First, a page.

Shinmei-zukuri (神明造) is an ancient Japanese architectural style typical of Ise Grand Shrine's honden, the holiest of Shinto shrines. It is most common in Mie Prefecture.
Ancient shrines were constructed according to the style of dwellings (Izumo Taisha) or storehouses (Ise Grand Shrine). The buildings had gabled roofs, raised floors, plank walls, and were thatched with reed or covered with hinoki cypress bark. Such early shrines did not include a space for worship. Three important forms of ancient shrine architectural styles exist: taisha-zukuri, shinmei-zukuri, and sumiyoshi-zukuri They are exemplified by Izumo Taisha, Nishina Shinmei Shrine and Sumiyoshi Taisha respectively and date to before 552. According to the tradition of Shikinen sengū-sai (式年遷宮祭), the buildings or shrines were faithfully rebuilt at regular intervals adhering to the original design. In this manner, ancient styles have been replicated through the centuries to the present day.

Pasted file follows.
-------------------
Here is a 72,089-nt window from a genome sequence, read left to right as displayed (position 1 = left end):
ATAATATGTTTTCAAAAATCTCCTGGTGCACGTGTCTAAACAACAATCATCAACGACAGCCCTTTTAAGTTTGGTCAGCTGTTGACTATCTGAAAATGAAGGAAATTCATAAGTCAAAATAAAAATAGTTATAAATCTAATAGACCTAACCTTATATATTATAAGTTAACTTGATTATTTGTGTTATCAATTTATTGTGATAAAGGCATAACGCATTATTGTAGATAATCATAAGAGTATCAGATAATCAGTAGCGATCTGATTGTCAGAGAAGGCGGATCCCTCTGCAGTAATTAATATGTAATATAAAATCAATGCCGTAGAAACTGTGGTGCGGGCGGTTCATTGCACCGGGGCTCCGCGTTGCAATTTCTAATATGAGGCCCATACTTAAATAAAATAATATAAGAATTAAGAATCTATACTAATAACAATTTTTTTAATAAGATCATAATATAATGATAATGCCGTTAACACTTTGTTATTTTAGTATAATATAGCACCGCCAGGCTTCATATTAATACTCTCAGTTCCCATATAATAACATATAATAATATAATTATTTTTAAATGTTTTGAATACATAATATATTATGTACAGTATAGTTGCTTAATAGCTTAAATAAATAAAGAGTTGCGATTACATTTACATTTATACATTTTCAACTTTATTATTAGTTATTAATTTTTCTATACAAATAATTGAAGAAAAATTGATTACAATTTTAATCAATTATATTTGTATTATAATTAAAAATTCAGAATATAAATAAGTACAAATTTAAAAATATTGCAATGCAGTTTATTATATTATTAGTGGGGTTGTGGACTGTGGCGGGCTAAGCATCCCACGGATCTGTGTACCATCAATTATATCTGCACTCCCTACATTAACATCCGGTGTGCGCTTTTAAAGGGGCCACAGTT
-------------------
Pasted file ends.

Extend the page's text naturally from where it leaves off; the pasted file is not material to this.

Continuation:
This style is characterized by an extreme simplicity. Its basic features can be seen in Japanese architecture from the Kofun period (250–538 C.E.) onwards and it is considered the pinnacle of Japanese traditional architecture. Built in plane-unfinished wood, the honden is either 3x2 ken or 1x1ken in size, has a raised floor, a gabled roof with an entry on one of the non-gabled sides (hirairi or hirairi-zukuri (平入・平入造)), no upward curve at the eaves, and purely decorative logs called chigi (vertical) and katsuogi (horizontal) protruding from the roof's ridge.
Because shrines used to be rebuilt every 20 years, as Ise Shrine still is, shrines of this type are mostly of recent construction. The oldest extant example is Nishina Shinmei Shrine, which gives the name to the style.